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of the Copyright, Designs and Patents Act 1988
at members of the consultation team ...
Lets clear up some misconceptions. Understanding them will come in useful later.
First, when a damages limit is introduced – I should be open-minded and say “if” – that means what it says (mostly at least): it is a limit on recoverable damages. It does not mean that a case in which the value of business is higher cannot proceed in the PCC, but only that if you want damages and the other party does not agree, then the maximum you can recover is £500,000 + interest. An injunction might worth much more than £500,000. That does not mean the judge cannot award an injunction or that the case cannot proceed in the PCC.
Secondly, it does not prevent you from bringing a claim in which the damages are more than £500,000 in the PCC. It just means you will have to abandon the excess and the Court has no jurisdiction to award more – (Copyright Designs and Patents Act (CPDA) s 282(2)).
Building on this, because the power to make the rule comes under the CPDA 1988, the judge does not have a discretion to award a higher amount than whatever limit is put in place, unless the parties agree. In any event it would simply lead to lots of special pleading. But, it is open to the parties to agree a higher limit (CDPA s 288(4)) – all they have to do is to follow the approach in that section.
I should add, to avoid any misunderstanding, that the value of the case may be one of the factors taken into account in considering whether the case is appropriate for the PCC, so the £500,000 limit would not be altogether irrelevant (PD30 9.1(2)(a))
Should the limit be lower? In the writer’s opinion, the answer is a pretty clear no. If it were lower, it would mean that the cap on recoverable costs would start to look disproportionately high for almost all cases in the PCC, and that cases just above the limit would often have disproportionately high costs in the High Court. Let's say that the limit was £250,000. Parties seeking damages of a little more than £250,000 would have to proceed in the High Court, where they could expect costs of, well maybe well in excess of £250,000 (and a possible exposure to the other side's costs of the same magnitude). This does not make sense, even if you factor in the value of an injunction, which in an IP case might be several times the value of damages.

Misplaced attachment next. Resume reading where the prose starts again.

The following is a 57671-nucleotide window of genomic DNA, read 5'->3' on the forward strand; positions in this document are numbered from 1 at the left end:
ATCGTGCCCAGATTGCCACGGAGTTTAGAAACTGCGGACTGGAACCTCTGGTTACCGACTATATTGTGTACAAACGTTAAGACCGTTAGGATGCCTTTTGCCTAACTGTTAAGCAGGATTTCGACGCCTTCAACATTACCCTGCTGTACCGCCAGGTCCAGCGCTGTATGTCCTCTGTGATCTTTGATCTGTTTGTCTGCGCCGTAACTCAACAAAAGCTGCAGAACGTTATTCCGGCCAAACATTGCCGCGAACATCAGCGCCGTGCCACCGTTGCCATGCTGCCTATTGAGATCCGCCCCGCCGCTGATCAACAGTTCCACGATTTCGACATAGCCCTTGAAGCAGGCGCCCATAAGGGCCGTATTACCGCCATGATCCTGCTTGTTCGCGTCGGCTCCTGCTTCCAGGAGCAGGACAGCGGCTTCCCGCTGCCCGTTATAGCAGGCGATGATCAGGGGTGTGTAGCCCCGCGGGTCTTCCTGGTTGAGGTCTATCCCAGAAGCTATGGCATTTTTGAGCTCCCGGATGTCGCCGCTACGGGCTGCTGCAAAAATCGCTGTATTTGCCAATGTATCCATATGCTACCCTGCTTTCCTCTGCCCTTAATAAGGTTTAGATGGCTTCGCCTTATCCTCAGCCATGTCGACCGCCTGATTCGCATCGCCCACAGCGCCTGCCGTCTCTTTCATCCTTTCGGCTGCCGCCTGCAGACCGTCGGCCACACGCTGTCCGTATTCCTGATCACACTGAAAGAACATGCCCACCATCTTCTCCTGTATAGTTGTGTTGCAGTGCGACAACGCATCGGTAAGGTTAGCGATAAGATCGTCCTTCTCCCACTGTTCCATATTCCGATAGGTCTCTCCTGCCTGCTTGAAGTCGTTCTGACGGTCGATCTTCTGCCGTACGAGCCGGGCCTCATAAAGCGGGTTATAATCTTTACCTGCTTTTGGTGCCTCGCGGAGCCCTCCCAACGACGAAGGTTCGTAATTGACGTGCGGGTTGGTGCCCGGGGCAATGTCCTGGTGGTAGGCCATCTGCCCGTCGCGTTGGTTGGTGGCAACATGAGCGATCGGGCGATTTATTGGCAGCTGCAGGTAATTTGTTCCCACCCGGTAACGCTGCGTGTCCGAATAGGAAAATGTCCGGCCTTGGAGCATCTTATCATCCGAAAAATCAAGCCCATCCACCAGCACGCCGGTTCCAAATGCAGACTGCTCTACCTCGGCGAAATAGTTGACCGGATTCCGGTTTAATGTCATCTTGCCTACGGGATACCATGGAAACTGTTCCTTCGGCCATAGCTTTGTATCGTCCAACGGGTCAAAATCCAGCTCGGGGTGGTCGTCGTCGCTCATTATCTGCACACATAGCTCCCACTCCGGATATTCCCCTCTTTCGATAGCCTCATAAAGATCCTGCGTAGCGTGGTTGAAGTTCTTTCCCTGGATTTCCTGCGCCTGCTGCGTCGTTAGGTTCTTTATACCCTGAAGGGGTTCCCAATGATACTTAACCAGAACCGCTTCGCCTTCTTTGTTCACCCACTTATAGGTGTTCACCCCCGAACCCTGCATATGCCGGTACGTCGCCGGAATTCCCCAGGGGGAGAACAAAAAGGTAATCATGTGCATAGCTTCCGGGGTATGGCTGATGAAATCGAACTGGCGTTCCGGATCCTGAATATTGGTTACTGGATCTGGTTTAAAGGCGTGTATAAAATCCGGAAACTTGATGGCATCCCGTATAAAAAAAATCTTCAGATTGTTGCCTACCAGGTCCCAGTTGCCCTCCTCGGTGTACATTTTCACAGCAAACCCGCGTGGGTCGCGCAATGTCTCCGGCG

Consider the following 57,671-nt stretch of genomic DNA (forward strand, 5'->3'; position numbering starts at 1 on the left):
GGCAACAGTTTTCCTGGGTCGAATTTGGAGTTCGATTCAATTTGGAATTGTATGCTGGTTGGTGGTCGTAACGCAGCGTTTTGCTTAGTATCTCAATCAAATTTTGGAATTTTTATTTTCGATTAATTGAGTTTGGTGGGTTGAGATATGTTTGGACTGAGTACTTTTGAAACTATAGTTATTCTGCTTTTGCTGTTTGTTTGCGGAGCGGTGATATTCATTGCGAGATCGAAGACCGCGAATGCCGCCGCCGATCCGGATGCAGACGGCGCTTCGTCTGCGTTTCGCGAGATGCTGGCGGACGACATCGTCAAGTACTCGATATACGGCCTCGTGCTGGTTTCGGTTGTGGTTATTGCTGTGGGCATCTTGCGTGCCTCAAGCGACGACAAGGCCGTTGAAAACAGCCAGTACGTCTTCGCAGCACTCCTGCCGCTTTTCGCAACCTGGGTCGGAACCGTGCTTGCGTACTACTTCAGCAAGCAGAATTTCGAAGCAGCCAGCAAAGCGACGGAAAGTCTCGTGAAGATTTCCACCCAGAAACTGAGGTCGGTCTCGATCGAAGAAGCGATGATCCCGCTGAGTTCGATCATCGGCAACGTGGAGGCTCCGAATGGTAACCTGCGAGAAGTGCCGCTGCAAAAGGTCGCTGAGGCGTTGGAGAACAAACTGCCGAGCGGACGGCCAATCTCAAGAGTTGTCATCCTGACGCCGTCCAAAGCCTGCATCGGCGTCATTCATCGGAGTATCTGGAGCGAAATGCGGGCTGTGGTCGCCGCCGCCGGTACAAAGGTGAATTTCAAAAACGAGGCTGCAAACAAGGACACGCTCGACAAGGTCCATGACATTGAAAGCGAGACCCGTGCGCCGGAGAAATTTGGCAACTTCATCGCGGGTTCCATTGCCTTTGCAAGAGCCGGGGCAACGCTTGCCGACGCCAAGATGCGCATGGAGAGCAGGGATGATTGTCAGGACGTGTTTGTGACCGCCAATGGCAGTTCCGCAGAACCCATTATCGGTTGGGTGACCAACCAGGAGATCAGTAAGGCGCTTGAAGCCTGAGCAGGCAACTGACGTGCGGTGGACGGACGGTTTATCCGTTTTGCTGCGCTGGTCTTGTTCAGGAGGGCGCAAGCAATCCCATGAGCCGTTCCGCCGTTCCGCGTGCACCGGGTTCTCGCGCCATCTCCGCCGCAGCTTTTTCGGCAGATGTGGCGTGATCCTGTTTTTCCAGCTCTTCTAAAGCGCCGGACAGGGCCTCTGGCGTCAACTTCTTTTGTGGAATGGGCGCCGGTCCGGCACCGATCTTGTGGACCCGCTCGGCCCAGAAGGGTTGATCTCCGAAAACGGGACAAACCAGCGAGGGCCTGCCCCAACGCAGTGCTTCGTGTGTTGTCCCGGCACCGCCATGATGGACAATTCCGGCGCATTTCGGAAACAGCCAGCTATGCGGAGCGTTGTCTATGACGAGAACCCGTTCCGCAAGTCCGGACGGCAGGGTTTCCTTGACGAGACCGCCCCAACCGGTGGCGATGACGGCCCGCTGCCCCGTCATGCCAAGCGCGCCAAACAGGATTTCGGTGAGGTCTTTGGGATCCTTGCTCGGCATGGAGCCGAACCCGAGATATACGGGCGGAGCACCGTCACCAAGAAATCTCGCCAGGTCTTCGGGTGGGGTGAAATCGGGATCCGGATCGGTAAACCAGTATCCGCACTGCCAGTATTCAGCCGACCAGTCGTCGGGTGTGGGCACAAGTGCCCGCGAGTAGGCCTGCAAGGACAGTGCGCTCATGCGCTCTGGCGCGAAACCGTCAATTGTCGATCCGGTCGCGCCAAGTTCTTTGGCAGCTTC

What of a higher limit? The last argument suggests the limit could be much higher. However, in an average intellectual property case with damages of £500,000, the damages might cover a couple of year’s infringement. An injunction could push the total value of the claim quite a lot higher. A lot is at stake. Parties will start to spend more on preparation and strategy, and develop ways of complicating the procedure, and arguing for complicated procedures. That is not an attractive prospect for the PCC, especially at this stage.
There is no perfect answer. One possibility was to look at value. As some commentators have said, it is very difficult to assess value. For that reason opting for a definite figure, albeit imperfect is a good idea.
After all, the new rules make some cases worth litigating when they were not before. They do not stop anything which could have been done before. It's much better to start with a limit which provides a real opportunity for SMEs to bring some of their cases before an affordable court, rather than to clog up the court with applications for transfer and complicated cases with which parties seek to complicate the procedures. That is a view supported by the decision in ALK-Abello v Meridian Medical Technology  EWPCC 014 (noted on PatLit here). Lets give it full support.
My vote is for the proposed limit.
By the way, there is an additional twist. The CDPA 1988 does not allow a limit to be applied to cases which are not patent and design cases. However, it is likely that a power under the Courts and Legal Services Act 1990 will be used to create a corresponding limit on trade mark and copyright (and other IP) cases in the PCC.